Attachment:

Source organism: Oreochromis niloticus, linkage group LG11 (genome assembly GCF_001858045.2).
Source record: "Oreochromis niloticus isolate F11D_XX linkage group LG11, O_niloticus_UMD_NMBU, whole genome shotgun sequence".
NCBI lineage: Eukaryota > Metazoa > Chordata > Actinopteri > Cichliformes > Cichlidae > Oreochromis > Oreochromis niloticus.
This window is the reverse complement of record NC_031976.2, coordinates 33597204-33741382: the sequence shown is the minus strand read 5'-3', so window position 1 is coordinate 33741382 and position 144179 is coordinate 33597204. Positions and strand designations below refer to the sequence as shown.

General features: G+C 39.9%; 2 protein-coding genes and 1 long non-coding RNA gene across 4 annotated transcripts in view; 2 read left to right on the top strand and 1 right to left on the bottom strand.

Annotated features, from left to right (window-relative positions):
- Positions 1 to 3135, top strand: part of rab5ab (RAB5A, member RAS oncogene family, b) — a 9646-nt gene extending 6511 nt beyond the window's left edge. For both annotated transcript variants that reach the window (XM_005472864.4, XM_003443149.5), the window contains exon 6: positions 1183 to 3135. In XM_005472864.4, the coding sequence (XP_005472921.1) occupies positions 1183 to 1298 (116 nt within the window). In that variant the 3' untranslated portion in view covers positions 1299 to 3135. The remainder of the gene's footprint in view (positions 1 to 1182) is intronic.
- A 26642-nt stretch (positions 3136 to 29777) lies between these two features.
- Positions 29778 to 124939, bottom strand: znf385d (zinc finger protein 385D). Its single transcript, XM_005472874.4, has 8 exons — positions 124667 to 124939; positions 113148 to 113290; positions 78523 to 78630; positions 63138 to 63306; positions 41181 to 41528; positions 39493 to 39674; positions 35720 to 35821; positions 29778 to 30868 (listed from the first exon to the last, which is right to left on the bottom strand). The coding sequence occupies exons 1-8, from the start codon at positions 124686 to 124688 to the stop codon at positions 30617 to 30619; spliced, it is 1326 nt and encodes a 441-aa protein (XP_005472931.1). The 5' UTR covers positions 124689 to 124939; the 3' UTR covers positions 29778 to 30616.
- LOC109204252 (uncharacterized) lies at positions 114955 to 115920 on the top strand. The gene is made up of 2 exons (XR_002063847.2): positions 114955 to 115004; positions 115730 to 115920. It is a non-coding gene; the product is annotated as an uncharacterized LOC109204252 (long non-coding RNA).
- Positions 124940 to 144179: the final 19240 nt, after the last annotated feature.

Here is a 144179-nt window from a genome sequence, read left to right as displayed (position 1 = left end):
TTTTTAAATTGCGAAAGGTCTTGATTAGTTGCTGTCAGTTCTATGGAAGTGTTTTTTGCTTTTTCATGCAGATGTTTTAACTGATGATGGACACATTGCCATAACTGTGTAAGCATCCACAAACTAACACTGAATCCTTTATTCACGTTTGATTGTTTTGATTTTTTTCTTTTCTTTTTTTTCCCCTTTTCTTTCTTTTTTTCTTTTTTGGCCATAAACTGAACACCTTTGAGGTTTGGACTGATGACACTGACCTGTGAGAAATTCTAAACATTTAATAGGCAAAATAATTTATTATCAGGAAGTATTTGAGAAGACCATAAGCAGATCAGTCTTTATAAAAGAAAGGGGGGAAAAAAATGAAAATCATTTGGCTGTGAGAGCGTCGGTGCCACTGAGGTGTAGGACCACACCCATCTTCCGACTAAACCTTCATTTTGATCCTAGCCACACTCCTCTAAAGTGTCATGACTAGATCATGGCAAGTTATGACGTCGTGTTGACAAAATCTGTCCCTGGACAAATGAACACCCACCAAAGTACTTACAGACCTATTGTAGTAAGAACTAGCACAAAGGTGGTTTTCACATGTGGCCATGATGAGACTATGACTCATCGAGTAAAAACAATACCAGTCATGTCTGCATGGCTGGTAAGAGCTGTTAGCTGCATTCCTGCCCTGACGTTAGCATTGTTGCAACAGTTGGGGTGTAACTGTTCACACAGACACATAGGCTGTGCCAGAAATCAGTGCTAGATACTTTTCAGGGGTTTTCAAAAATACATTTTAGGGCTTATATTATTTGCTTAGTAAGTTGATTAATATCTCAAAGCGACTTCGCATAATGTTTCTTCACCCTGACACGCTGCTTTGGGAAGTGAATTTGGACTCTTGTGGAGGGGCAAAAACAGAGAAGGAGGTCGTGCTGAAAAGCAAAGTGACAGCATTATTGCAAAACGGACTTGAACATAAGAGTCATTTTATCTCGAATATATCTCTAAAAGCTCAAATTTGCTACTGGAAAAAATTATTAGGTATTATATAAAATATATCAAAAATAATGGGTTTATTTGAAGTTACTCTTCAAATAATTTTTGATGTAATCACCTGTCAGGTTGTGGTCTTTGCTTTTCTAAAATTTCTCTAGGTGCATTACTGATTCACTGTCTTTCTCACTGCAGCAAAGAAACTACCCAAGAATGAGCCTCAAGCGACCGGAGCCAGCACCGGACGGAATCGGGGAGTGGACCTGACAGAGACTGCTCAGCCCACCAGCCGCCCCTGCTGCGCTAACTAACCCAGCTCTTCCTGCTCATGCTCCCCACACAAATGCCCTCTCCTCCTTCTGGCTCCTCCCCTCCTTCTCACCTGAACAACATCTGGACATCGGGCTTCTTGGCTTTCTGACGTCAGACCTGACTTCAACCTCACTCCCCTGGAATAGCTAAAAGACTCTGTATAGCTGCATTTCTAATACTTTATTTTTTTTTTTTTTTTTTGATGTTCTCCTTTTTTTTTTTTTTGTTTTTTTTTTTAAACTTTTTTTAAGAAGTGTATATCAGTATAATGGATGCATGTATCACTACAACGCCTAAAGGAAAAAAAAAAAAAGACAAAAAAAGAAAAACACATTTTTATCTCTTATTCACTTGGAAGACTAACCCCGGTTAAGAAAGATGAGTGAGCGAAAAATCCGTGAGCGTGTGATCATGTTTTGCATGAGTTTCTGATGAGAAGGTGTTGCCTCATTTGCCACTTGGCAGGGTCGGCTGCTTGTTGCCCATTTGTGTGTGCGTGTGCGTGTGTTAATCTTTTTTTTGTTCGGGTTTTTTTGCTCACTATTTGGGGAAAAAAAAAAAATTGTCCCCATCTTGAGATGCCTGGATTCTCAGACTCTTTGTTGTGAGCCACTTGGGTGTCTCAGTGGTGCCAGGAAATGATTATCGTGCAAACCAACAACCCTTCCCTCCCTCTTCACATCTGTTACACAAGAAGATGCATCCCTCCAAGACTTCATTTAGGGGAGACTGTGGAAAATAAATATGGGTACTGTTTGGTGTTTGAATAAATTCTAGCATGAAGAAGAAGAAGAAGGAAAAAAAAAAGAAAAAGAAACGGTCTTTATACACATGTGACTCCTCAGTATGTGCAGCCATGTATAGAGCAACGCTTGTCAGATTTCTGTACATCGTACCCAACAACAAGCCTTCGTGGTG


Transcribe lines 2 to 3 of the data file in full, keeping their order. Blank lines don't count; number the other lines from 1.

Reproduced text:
Source record: "Oreochromis niloticus isolate F11D_XX linkage group LG11, O_niloticus_UMD_NMBU, whole genome shotgun sequence".
NCBI lineage: Eukaryota > Metazoa > Chordata > Actinopteri > Cichliformes > Cichlidae > Oreochromis > Oreochromis niloticus.